Besides, Manninen (2013, p.7) clearly postulates, in response to Terrence Malicks 2011 film, The Tree of Life, that we should react against the inexplicable anguish in the world by focussing on the beauty that permeates every facet of our existence because the same God that allows for suffering, also gives us the beauty to react positively to suffering and evil. He further echoes a message from a 1998 film named The Thin Red Line, when a solder after experiencing the terror of war speaks in a voice-over that,

Darkness, light. Strife and love. Are they the workings of one mind? The features of the same face? Oh, my soul. Let me be in you now. Look out through my eyes. Look out at the things you made. All things are shining One man looks at a dying bird and thinks theres nothing but unanswered pain. That deaths got the final word; its laughing at him. Another man sees that same bird, feels the glory, feels something smiling through it (Manninen, 2013, p.8)

Manninens (2013, p.20) message is evident in that God rewards those who seek and understand him, and that He longs for a more in-depth relationship, through Christ than we allow. Also, Manninen (2013, p.20) points out that God wants us to struggle and commune with us, and to be more involved in our lives, and thus, wants to share his playfulness, joy, peace, and appreciation of life with us. Therefore it can be derived that even in our suffering, God is with us, and Jesus died to bring about peace and joy among his believers. Therefore, since Jesus responded positively to evil and suffering, we are also to do so in Christ, which establishes joy and peace. It is only through the fear of God that we are secure and assured of Gods protection. This inclines to Frankls assertion that how we respond to evil and suffering is vital in providing an identity, which is Christians, and that, positive response guarantees alleviation of evil and suffering.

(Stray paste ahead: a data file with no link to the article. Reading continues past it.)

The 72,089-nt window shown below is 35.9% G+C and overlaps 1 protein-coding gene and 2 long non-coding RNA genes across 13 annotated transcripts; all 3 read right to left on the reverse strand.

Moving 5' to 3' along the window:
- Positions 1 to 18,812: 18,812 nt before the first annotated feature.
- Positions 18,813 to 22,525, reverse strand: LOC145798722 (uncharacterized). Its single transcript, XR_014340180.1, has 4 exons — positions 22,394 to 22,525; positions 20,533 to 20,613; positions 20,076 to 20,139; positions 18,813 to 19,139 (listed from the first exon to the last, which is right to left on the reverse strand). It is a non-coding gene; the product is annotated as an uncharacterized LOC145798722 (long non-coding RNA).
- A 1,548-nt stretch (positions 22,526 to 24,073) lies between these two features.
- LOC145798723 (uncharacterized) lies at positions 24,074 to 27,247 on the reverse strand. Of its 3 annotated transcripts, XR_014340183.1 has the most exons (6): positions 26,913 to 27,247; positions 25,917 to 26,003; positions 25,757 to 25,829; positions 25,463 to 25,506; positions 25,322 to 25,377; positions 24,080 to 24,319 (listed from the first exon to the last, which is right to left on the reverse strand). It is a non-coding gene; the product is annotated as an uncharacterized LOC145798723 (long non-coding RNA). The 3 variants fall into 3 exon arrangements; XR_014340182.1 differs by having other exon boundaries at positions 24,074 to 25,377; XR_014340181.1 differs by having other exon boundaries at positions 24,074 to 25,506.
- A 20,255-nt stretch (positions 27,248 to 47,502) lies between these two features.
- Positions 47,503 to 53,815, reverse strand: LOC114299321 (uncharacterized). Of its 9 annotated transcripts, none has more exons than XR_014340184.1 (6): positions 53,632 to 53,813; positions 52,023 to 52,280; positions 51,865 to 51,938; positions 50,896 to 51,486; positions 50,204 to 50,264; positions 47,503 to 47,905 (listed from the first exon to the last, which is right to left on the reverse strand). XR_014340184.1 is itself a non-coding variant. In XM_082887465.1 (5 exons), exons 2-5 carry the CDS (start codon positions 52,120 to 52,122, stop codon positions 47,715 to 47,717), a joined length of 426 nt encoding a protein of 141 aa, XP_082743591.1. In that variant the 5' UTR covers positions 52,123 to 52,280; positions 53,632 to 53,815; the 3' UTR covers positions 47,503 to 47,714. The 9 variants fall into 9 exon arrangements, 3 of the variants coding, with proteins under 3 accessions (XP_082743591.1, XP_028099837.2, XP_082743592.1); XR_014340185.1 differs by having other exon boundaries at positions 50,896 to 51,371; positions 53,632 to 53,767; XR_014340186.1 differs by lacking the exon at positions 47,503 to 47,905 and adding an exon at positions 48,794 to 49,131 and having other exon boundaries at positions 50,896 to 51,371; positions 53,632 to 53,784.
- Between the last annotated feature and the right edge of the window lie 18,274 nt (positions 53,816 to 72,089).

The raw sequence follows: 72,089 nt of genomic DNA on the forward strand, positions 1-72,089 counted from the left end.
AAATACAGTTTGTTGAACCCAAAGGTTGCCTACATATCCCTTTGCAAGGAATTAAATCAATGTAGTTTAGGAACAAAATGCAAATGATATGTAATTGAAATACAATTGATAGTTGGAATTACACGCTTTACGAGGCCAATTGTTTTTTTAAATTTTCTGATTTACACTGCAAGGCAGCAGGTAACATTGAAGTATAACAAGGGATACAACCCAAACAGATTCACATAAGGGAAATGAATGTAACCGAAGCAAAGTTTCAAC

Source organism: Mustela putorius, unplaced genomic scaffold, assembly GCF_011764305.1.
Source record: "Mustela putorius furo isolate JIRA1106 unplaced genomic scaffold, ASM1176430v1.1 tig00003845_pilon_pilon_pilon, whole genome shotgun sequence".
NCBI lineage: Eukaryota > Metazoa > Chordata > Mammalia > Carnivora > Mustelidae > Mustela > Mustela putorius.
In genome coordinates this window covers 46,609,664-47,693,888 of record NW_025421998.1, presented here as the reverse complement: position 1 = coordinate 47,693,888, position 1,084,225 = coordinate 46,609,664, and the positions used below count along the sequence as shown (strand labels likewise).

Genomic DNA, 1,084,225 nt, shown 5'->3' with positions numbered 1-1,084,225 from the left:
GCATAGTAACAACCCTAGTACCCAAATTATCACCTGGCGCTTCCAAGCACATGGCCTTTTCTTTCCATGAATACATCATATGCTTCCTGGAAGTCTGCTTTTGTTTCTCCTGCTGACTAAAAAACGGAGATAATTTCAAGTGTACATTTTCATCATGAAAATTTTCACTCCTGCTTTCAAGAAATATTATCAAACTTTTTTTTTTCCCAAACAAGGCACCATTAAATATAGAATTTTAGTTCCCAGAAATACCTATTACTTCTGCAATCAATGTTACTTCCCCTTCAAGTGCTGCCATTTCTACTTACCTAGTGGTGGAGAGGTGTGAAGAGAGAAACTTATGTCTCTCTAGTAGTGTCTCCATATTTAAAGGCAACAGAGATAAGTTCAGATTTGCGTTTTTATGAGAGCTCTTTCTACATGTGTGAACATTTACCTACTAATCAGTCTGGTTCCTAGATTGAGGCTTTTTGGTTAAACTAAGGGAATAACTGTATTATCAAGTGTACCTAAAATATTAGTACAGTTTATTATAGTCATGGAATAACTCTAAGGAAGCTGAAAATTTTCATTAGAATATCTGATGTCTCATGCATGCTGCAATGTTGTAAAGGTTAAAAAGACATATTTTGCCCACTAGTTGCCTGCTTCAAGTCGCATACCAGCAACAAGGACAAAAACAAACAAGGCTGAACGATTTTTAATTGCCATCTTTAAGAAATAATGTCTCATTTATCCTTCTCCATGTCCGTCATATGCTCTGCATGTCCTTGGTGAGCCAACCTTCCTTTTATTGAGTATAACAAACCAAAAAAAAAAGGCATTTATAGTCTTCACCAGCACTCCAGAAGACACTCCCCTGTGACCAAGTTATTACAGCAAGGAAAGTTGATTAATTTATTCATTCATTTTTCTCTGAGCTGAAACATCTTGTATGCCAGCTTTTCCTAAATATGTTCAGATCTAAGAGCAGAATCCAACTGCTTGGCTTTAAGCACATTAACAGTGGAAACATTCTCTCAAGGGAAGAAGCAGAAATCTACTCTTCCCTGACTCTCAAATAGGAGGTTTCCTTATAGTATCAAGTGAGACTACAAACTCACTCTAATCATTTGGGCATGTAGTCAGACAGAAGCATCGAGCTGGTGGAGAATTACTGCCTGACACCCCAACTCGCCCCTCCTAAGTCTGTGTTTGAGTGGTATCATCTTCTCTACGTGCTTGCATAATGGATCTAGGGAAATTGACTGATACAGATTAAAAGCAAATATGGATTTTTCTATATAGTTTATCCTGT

In conclusion, the life and death of Jesus Christ, which was characterized healing people, and paying the ultimate price of our sins, conforms to Frankls assertion that how we respond to evil and suffering affords us a powerful opportunity to express our true identity. How we respond to evil and suffering also offers a chance to create from suffering a transformative and positive event that turns fate into destiny. The event that Jesus Christ established was dying for our sins, which guarantees Christians that they were not destined to suffer but to enjoy peace and Joy in him.


Frankl, V. E. (1985). Man's search for meaning. Simon and Schuster. New York, NY: Penguin.

Frankl, V.E. (n.d). Tribute to Viktor Frankl. Retrieved from

Manninen, B.A. (2013, April). The problem of evil and humans' relationship with God in Terrence Malick's The Tree of Life. Journal of Religion and Film, 17(1), 1-23.

Mouton, E., (2004). The pathos of New Testament studies; of what use are we to the church and its (public) ethos?, Stellenbosch University Printers, 1-26.

Mouton, E. (2016). Jesus as a healer in the Gospel of Matthew: In conversation with Alan Culpepper. In die Skriflig, 50(1), 1-6. http://

Williams, R. (2009). "Suffering" In God, actually: Why God probably exists, why Jesus was probably divine, and why the "rational" objections to religion are unconvincing. Pp. 215-245. Oxford, U.K.: Monarch Books.